1. A horizon sensor comprising in combination and in optical alignment a detector for optical radiations which transforms the radiation into electrical signals, means for imaging a point on the object to be scanned onto the detector and scanning means comprising two counterrotating prisms, the counter-rotation of the prisms being adjusted to produce a continuous scan in the form of a multilobar rosette, whereby scanning across a horizon produces an electrical signal depending on the radiation of the object or space scanned together with a sharp pulse when the scan crosses a horizon representing a sharp radiation discontinuity, means actuated by the counterrotating prisms for changing polarity as the direction of scan changes, electronic amplifying circuits, one for orientation with respect to a pitch axis of the horizon sensor and one for a roll axis, pulse generating means actuated by the counter-rotating prisms for alternately switching the detector signal into pitch and roll channels, said switching means being actuated in synchronism with the change of scan pattern from one with respect to the pitch axis to one with respect to the roll axis and vice versa, and averaging means in the circuits to produce an electrical output proportional to the time of scan across an object the horizon of which is to be sensed.

2. A horizon sensor comprising in combination: an optical system consisting of a first prism and a second prism; drive means for rotating said prisms in opposite directions to provide a continuous scan in the form of a multi-lobar rosette pattern; a radiation detector positioned in optical alignment with said optical system, said optical system focusing radiation from the object scanned onto said detector for providing an electrical output signal having sharp pulses corresponding to the points at which the scan crosses the obejct horizon; first and second electronic circuits operatively connected to said detector for generating electrical output signals proportional to the angular deviation of the object horizon from first and second reference axes on said sensor; channel switching means for alternately directing said detector electrical output signal to one of said circuits; polarity switching means for reversing the polarity of selected pulses of said detector electrical output signal; each of said switching means being interposed between said detector and said electronic circuits and being actuated by said rotating prisms; and pulse generating means actuated by said rotating prisms for providing a phase reference pulse for said electronic circuits, said circuits being operatively connected to said pulse generating means.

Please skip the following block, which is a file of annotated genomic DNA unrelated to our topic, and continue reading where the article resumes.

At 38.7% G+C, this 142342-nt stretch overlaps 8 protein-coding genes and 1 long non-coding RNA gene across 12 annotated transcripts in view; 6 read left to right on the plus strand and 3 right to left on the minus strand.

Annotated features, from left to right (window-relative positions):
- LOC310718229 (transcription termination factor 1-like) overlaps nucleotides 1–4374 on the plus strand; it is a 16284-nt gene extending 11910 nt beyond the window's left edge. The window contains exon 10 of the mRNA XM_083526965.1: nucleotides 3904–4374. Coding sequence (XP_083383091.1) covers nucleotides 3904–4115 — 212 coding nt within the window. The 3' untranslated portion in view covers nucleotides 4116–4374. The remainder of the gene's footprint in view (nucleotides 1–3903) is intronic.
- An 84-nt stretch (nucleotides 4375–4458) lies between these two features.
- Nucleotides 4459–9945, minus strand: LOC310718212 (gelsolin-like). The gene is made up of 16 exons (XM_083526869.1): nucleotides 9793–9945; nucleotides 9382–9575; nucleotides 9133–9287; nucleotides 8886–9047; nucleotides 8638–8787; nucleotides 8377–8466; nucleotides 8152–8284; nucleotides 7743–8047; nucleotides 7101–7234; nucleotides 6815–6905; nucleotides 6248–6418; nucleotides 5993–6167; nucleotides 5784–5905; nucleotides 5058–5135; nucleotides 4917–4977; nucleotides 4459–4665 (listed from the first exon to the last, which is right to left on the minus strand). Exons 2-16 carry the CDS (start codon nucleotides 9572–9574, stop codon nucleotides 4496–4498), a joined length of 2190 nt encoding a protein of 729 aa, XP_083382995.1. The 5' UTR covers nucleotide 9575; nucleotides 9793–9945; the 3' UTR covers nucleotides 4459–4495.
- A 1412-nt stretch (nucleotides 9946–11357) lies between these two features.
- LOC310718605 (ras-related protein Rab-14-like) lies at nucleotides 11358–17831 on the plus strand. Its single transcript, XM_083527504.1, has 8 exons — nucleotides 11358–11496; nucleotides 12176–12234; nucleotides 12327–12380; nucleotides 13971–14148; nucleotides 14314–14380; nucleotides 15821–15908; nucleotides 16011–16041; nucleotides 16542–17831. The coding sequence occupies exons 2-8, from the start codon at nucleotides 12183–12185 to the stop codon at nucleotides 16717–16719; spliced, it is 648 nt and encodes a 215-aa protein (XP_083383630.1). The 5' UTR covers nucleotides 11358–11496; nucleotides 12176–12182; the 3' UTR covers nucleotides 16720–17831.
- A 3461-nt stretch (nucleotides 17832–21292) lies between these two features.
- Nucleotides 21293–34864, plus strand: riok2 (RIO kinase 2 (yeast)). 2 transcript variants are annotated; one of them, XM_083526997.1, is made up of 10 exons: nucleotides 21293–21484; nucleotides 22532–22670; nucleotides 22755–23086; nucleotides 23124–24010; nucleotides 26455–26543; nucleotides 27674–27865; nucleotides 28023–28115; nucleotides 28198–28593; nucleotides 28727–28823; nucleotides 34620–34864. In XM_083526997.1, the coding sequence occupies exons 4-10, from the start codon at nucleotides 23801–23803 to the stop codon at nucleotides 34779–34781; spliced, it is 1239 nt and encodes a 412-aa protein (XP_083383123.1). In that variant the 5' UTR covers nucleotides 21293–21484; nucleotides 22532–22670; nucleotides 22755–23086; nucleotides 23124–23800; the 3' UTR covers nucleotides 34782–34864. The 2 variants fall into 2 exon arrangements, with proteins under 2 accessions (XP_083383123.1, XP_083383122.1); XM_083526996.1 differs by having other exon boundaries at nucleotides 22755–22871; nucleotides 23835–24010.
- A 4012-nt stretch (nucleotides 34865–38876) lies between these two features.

3. A horizon sensor according to claim 2 wherein, the rotational speed of the counter-rotating prisms is such as to produce a scan pattern having 2 lobes where n is an integer greater than 1; the slower rotating prism is provided with uniformly spaced pulse generating elements the number of which is equal to the number of lobes in the scan; and two pulse generating systems actuated by the pulse generating elements for polarity and channel switching and phase reference respectively, said pulse generating systems being displaced around the periphery of the slowly rotating prism such that the angle between them equals /2 4. A horizon sensor according to claim 3 in which the counter-rotating prisms turn at speeds in the ratio of 3 to 1 to produce a four lobe scan pattern.

5. A horizon sensor according to claim 2 wherein the counter-rotating prisms are mounted in a framework rotatable about the rotational axis of the prisms, means for rotating the framework slowly, switching means for starting and stopping rotation, and means responsive to said detector electrical output signal within a predetermined range for actuating the switching means to off position.

6. A horizon sensor according to claim 5 in which the counter-rotating prisms are driven at rates to produce a pattern having 2 lobes where n is an integer greater than 1.

7. A horizon sensor according to claim 6 in which the counter-rotating prisms turn at speeds in the ratio of 3 to 1 to produce a four lobe scan pattern.

8. A horizon sensor according to claim 5, wherein said first and second circuits are provided with non-linear variable transformation elements actuated by the angular movement of the framework and correcting for output change due to framework rotation.

9. A horizon sensor according to claim 8, wherein the elements are four potentiometers, two cosine and two sine, one sine and one cosine potentiometer being connected to the output of the first circuit and one cosine and one sine to the output of the second circuit, and means for adding the output of the cosine potentiometer of one circuit to that of the sine potentiometer of the other circuit.

' 10. A horizon sensor as defined in claim 2, and including altitude sensing means responsive to said circuit output signals and to said detector output signal for providing a further electrical output signal proportional to the length of time between horizon crossings.

References Cited in the file of this patent UNITED STATES PATENTS 2,950,428 Givers Aug. 23, 1960 2,975,239 Robert et al Mar. 14, 1961 2,975,668 Eckel Mar. 21. 1961

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U.S. Classification250/229, 250/347, 250/202, 359/211.3
International ClassificationG01S3/78, G01S3/789
Cooperative ClassificationG01S3/789
European ClassificationG01S3/789